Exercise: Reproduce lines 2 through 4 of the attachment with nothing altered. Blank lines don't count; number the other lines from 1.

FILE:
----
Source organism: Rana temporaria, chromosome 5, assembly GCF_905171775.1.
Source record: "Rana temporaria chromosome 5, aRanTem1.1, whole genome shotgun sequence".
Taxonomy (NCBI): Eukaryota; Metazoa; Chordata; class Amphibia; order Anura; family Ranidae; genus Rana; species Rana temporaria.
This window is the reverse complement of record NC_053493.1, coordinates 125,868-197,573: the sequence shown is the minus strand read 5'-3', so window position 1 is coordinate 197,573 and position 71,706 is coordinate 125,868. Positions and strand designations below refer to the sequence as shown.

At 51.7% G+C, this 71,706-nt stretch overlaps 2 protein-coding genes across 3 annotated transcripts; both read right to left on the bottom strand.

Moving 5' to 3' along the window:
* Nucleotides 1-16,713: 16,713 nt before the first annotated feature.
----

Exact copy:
Source record: "Rana temporaria chromosome 5, aRanTem1.1, whole genome shotgun sequence".
Taxonomy (NCBI): Eukaryota; Metazoa; Chordata; class Amphibia; order Anura; family Ranidae; genus Rana; species Rana temporaria.
This window is the reverse complement of record NC_053493.1, coordinates 125,868-197,573: the sequence shown is the minus strand read 5'-3', so window position 1 is coordinate 197,573 and position 71,706 is coordinate 125,868. Positions and strand designations below refer to the sequence as shown.